Essentially, our goal is to support our sites in times of trouble, purge those errors relating to lost files or the unavailability of resources, ensure that our layouts do what they're supposed to, help the user complete actions, and avoid throwing visitors into a bottleneck of confusion. Defensive design is as much about reducing user confusion as it is about iterating bugs out of the system.
Why does this Matter?
Given that most of the Internet's users are mortals, unwise to the issues that geek superheroes are able to traverse with ease, we need to take care to help avoid causing them undue stress. Visitors are temperamental creatures that could ditch your site in search of an easier to browse option upon suffering one too many errors. If you can provide a site that loads quickly, works effectively, handles errors (as best as can be expected) and avoids alienating the user with roadblocks, you increase your chances of success. After all, a happy and contented user is more likely to remain a customer!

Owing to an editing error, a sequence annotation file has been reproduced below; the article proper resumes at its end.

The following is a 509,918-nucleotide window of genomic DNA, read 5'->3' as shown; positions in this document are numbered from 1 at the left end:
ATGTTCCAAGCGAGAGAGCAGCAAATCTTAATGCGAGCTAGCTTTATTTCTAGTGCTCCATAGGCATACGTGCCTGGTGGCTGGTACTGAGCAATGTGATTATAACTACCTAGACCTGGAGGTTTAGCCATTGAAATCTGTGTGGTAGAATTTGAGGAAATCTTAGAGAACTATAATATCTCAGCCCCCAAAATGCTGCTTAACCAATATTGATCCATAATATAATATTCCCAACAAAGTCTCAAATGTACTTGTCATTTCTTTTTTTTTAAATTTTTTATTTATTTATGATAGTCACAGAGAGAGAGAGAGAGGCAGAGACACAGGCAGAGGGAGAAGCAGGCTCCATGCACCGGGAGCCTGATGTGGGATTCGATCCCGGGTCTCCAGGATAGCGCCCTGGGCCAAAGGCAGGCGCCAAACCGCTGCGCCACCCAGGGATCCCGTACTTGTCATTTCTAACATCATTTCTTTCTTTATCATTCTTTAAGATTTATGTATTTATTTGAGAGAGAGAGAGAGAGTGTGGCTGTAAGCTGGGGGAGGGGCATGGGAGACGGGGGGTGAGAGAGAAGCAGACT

Legacy of the Lost
At some point or another, we've all encountered server related mishaps. Whether it's down to DNS issues, overspending your allotted bandwidth, downtime for maintenance, or a simple malfunction that's resulted in the Twitter fail whale. It's the kind of error we cannot afford to ignore because unless we do something, the site becomes unavailable to everyone, s which is quite a scary thought!
Consider the following:
- Backup religiously: This is a simple consideration, but it's the most critical. File corruption, data loss and more can happen (to you!), and those who don't backup have the most to lose. You should if nothing else carry out this action on a weekly or monthly basis consistently.